It is my understanding that there was some kind of Jerry Springer-esque debate last night between young-earth creationist Ken (hello dinosaurs) Ham and Bill (The Science Guy) Nye.
Let me state up front that I am not terribly interested in what either man had to say.
However, I am curious to know if any of the thousands of religion-beat pros who live and move and have their being on Twitter can answer the following questions:
(1) At any point in the broadcast, was the term “creationist” defined? Did the definition involve six 24-hour days or was the emphasis on God being meaningfully involved in creation, period?
(2) At any point in the broadcast, was the term “evolution” defined? If so, was the process described as being “mindless, unguided, and without purpose or goal” or words to that effect?
Also, was anyone involved in the debate whose viewpoint resembles the following?
“Rather than the theory of evolution, we should speak of several theories of evolution. On the one hand, this plurality has to do with the different explanations advanced for the mechanism of evolution, and on the other, with the various philosophies on which it is based. Hence the existence of materialist, reductionist and spiritualist interpretations.”
“Theories of evolution which, because of the philosophies which inspire them, regard the spirit either as emerging from the forces of living matter, or as a simple epiphenomenon of that matter, are incompatible with the truth about man. They are therefore unable to serve as the basis for the dignity of the human person.”
These words, of course, were spoken by the Blessed Pope John Paul II.
Which simplistic term commonly used in mainstream articles about these debates — “creationism” or “evolution” — is best used to describe this soon-to-be-official saint’s perspective on God, man and creation? Which label, as commonly used by way too many journalists, deserves to be stuck on the forehead of John Paul the Great?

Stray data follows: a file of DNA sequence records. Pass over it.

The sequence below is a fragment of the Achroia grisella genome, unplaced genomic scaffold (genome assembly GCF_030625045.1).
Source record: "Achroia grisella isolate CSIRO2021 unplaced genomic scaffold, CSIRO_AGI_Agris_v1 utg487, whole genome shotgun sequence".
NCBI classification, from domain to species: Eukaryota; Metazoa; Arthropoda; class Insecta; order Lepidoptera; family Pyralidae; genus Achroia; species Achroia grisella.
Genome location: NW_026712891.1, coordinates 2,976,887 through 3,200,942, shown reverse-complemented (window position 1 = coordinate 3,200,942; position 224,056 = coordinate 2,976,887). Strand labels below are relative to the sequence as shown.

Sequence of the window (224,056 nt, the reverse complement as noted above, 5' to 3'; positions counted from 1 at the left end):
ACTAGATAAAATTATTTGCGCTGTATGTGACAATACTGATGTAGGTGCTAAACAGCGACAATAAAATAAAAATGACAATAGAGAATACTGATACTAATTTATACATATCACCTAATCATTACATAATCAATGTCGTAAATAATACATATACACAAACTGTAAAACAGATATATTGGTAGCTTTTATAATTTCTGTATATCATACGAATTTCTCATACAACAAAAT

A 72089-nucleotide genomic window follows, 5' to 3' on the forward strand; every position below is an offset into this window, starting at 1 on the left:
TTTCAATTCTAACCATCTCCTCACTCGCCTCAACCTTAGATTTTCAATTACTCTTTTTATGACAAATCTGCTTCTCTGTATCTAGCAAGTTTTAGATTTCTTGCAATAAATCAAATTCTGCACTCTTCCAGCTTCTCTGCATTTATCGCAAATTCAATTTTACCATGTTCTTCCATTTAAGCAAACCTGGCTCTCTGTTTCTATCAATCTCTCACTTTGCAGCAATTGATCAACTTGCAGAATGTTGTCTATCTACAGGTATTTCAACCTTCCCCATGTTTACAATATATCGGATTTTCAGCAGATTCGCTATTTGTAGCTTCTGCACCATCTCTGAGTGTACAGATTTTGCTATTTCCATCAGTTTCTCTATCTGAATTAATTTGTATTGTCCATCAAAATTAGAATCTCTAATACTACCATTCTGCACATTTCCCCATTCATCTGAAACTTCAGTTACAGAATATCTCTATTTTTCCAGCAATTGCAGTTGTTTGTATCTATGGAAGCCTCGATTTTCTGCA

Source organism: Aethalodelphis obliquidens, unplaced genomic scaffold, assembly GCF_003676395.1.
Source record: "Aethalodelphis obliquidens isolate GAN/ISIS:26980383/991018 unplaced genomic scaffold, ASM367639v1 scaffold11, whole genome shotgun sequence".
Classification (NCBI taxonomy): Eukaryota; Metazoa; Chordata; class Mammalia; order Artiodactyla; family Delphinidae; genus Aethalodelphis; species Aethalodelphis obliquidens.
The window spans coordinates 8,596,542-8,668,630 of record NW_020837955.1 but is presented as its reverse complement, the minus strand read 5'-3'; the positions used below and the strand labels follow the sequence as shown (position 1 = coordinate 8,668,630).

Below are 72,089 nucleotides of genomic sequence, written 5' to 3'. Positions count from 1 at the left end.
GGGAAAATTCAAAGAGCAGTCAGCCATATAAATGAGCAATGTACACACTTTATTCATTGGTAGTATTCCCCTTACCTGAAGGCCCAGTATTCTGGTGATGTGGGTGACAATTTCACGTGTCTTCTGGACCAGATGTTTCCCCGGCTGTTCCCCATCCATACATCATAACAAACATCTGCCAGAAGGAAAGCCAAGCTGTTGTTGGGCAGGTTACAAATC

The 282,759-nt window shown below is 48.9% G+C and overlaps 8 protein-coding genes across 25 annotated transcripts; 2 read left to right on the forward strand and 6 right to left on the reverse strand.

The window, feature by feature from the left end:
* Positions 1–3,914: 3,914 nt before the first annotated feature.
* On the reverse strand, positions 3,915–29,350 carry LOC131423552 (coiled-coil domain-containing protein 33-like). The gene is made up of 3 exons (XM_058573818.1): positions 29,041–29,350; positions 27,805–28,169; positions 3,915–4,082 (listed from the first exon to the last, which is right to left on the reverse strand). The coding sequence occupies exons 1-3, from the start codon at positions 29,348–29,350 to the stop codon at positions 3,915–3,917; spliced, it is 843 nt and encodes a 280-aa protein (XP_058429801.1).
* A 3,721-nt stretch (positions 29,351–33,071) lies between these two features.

If there is one thing that your GetReligionistas do not like, at all, it is the degree to which the mainstream press accepts the use of vague, simplistic labels. Want to imply that you accept someone? Then call them a “moderate” (like that crucial New York Times self study noted). Want to imply that someone is stupid? Then you know what F-word to pin on them.
This works with all kinds of labels — political, cultural and religious. Does the term “conservative” or “right wing” imply that a person is racist? As in:
In the world of social media, that infamous MSNBC tweet led to the whole #MyRightWingBiracialFamily phenomenon linked to this Super Bowl ad.
This dust-up led veteran religion-beat pro Cathy Grossman to opine:
That’s the problem with labels. Words such as “Conservative,” “Liberal,” “Ultra-orthodox” and “Fundamentalist” have all been torn from their original anchors in meaning. Once they signified a coherent political viewpoint or a specific understanding of religious doctrine. Now, those words are thrown about as epithets.
To call a Christian a Fundamentalist today — even a person who believes in the five religious fundamentals that gave the term life — requires a note from your editor to justify use of the new F-word. Orthodox Jews who follow every letter of Torah law will still object to being called Ultra-Orthodox because it has political, cultural or social connotations.
Far from any ideological or theological front, why should anyone be branded, politically or in any other way, for their cereal choice?
I don’t know, at this point I think I would accept use of the term “fundamentalist” when applied to people who actually embrace the Protestant doctrines that historically have fit under that doctrinal umbrella. Then again, one could always follow the wise advice in the Associated Press Stylebook:
“fundamentalist: The word gained usage in an early 20th century fundamentalist-modernist controversy within Protestantism. … However, fundamentalist has to a large extent taken on pejorative connotations except when applied to groups that stress strict, literal interpretations of Scripture and separation from other Christians.
“In general, do not use fundamentalist unless a group applies the word to itself.”
It also helps when journalists seek out a variety of voices to take part in some of these debates, instead of settling for straw-person match-ups between the likes of Ham and Nye. I don’t know about you, but I’d appreciate it if the authorities at CNN or somewhere else in the mainstream media pulled of this broadcast.